The Justice Department Should Pursue a Breakup of Google's Monopoly | Opinion

Decades from now, secondary school students in America will learn about Sundar Pichai, Tim Cook, Jeff Bezos and Mark Zuckerberg—instead of Cornelius Vanderbilt, John Rockefeller and Andrew Carnegie—as the archetypal robber barons.

In its first major monopolization case in 20 years, the Department of Justice has answered Congress's call—issued in a report on the House's 17-month investigation into Big Tech—by filing an antitrust case against Google. The department will target the corporation's dominance in search and digital advertising.

The 450-page House report released on October 6 is not a quick read. But it is the most thorough investigation into a sector of the economy in 50 years. It thoroughly details a surfeit of harms and the tactics that tech monopolists use to corner markets. The report, all but a judicial indictment of the lawless behavior Big Tech has engaged in during the past decade, offers a roadmap for future antitrust litigation.

Significant portions, almost more than the space allocated to Facebook and Apple, focus on analyzing Google's conduct. The committee examined how Google used its market power in instance after instance to favor its own products and services, crush rivals, copy competitors' products, impose arbitrary rules, elbow its way into adjacent industries and lock in users. The Justice Department had more than enough information to build an effective case, and decided to initiate a narrow lawsuit—targeting only Google's dominance in general search and search advertising.

Like the House Report, the Justice Department's complaint against Google exposed how the corporation grew to dominance and used its industrial might to obtain monopoly power in search and digital advertising. The Justice Department focused on two different, but deeply intertwined, harms in its complaint. Through a series of agreements, Google entrenched its monopoly in search with the Android mobile operating system, which in turn helped entrench Google's dominance in digital advertising and mobile search.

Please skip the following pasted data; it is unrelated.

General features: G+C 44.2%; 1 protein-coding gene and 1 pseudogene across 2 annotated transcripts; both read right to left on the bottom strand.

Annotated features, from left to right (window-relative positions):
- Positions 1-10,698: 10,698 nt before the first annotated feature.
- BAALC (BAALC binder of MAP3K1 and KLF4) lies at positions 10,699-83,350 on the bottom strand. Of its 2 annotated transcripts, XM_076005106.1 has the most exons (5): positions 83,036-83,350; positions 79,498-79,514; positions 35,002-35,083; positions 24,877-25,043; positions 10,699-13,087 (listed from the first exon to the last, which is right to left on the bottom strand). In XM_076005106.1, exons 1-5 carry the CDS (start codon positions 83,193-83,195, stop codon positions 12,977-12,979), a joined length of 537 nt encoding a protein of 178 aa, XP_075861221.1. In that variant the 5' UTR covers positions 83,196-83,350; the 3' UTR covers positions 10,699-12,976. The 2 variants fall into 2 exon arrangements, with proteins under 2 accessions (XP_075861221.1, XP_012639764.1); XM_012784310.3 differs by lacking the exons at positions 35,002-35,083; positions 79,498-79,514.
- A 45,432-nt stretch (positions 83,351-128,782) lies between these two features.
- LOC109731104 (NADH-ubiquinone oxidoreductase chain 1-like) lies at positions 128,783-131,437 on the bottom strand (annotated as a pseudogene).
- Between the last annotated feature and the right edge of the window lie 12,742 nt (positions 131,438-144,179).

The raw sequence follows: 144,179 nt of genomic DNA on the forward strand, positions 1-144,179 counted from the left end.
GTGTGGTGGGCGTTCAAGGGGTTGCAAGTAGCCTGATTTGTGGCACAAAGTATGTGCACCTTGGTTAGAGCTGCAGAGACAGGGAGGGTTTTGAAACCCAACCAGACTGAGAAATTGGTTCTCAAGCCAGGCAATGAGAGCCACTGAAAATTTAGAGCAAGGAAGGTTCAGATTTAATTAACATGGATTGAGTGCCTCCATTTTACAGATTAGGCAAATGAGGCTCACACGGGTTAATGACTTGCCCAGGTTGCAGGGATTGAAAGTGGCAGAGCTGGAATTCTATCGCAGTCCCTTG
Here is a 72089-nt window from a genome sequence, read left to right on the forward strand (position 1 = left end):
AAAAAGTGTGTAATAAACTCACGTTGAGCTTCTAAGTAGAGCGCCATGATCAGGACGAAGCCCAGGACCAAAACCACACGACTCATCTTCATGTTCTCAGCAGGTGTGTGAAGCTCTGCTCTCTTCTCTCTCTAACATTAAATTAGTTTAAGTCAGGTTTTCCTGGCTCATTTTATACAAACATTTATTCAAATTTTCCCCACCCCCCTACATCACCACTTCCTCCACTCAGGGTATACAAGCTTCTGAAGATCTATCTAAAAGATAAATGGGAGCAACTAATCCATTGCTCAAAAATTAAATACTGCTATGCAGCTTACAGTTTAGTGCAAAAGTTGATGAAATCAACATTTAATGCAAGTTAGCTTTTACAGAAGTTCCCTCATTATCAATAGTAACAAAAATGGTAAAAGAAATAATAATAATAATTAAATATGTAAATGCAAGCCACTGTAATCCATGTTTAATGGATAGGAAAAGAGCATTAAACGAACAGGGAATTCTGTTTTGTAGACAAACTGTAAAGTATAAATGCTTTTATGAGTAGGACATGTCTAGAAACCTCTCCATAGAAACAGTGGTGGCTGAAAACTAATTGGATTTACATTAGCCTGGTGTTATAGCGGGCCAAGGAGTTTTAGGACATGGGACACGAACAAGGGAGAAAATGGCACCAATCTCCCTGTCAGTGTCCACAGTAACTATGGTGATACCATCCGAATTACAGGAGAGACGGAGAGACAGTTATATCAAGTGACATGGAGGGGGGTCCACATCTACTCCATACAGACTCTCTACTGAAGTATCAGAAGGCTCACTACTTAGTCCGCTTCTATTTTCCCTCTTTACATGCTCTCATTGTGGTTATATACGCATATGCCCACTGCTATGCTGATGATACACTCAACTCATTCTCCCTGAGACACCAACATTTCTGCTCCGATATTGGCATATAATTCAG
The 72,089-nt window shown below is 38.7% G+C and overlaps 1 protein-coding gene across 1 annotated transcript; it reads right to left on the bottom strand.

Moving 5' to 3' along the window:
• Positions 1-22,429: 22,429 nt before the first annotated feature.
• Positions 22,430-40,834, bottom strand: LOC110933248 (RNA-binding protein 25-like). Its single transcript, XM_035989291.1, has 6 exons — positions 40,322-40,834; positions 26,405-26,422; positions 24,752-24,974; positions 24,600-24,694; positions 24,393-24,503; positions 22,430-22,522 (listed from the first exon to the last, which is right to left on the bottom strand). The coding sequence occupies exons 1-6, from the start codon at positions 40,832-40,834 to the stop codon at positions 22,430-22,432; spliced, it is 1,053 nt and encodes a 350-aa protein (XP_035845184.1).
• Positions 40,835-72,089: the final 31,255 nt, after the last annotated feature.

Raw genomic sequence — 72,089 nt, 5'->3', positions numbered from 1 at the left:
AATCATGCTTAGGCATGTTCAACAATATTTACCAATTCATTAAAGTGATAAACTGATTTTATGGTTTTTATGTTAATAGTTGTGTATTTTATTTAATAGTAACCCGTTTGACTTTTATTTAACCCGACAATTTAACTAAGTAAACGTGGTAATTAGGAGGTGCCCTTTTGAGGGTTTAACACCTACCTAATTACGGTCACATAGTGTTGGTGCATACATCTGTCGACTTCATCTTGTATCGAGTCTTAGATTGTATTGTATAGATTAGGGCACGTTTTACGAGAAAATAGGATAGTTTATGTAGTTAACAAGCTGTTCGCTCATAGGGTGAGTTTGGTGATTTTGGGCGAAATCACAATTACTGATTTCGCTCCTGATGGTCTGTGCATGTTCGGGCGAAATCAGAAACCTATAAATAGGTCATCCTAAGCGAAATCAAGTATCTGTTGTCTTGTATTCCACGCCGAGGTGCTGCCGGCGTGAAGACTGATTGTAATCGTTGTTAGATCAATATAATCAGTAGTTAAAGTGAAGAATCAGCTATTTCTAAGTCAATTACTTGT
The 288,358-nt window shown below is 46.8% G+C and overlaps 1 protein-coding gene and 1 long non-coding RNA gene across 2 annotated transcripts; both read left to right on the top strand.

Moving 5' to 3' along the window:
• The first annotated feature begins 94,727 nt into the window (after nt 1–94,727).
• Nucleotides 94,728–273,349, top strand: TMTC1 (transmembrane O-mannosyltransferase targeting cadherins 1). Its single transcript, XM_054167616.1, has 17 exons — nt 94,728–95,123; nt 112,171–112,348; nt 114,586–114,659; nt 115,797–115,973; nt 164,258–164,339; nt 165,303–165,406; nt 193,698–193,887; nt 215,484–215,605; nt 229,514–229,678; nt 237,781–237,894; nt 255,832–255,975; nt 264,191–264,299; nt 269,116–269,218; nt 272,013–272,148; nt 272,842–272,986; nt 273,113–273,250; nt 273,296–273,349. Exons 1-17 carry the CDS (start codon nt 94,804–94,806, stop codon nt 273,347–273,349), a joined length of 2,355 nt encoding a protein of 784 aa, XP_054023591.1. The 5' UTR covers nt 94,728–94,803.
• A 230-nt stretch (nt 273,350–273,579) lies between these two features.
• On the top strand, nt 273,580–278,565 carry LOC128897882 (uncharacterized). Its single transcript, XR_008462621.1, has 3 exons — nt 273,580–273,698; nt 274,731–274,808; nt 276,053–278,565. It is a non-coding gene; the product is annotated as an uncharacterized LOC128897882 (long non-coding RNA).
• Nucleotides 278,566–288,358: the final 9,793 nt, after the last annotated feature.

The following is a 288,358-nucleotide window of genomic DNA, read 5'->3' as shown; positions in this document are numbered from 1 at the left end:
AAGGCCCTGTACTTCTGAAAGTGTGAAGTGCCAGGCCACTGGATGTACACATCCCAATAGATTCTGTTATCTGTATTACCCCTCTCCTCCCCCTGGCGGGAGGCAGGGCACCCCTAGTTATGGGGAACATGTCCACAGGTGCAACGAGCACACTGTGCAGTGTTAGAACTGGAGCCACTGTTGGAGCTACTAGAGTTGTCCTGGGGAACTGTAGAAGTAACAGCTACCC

Google owns and licenses out Android to smartphone manufacturers, and took steps to prevent rivals from using the open-source nature of Android to circumvent its monopoly in search. Similar to Microsoft in the late 1990s, Google used its market power to coerce and incentivize manufacturers to deeply integrate its various applications (such as the Chrome Browser, Google Search bar and application store) to the Android Operating System and set its applications as the default. Setting Google products as the default is key to Google's strategy. Despite Google's claim that switching defaults is easy for consumers, they rarely change the selected provider for various applications.

Sundar Pichai
CEO of Google, Sundar Pichai, speaks before signing the White Houses Pledge To Americas Workers at El Centro community college on October 3, 2019 in Dallas, Texas. Ron Jenkins/Getty

Additionally, Google used contracts to restrict manufacturers' ability to modify various aspects of the Android operating system. These agreements ensured the maintenance of Google's monopoly and foreclosed on any potential competition that could arise on this platform. Google's agreements ensured that, despite Android being an open-source system available for anyone to modify and change, Google would be in the driver's seat controlling and locking core aspects of the operating system.

Ensuring Google's success in the search and advertising industry is crucial to the corporation's long-term strategy. Both search and advertising depend on scale to be successful and are complementary services. Once Google obtained dominance in search, it shared those profits with device makers to close off alternative pathways for competitors to attack its monopoly. Dominance in search then served as a backbone to its digital advertising platform, providing the company with the broad scale, large user base and significant data inputs needed to entrench its position.

The Justice Department failed to provide any significant guidance to the court as to what structural remedies would be appropriate. But it should vigorously pursue what the House report recommended: structural breakups. Google should be structurally separated from its Android operating system and from significant aspects of its vertically integrated advertising platform. From Standard Oil and American Tobacco in 1911 to AT&T in 1984, structural breakups have reinvigorated competition, led to waves of innovation and inhibited the ability of monopolists to extend their dominance to adjacent industries.

The House report clearly established that America has a monopoly problem in digital markets, and that tech giants have used a wide range of unfair practices, likely in violation of the law. The subcommittee provided as much factual evidence as any report could to demonstrate these claims. In the wake of such a landmark congressional investigation, the Department of Justice has now taken the first federal strike against one of the tech giants; it should honor the bipartisan report as a complementary antitrust enforcement agency and commit to the most stringent remedies possible.

Daniel A. Hanley is a policy analyst at the Open Markets Institute. You can follow him on Twitter @danielahanley.

The views expressed in this article are the writer's own.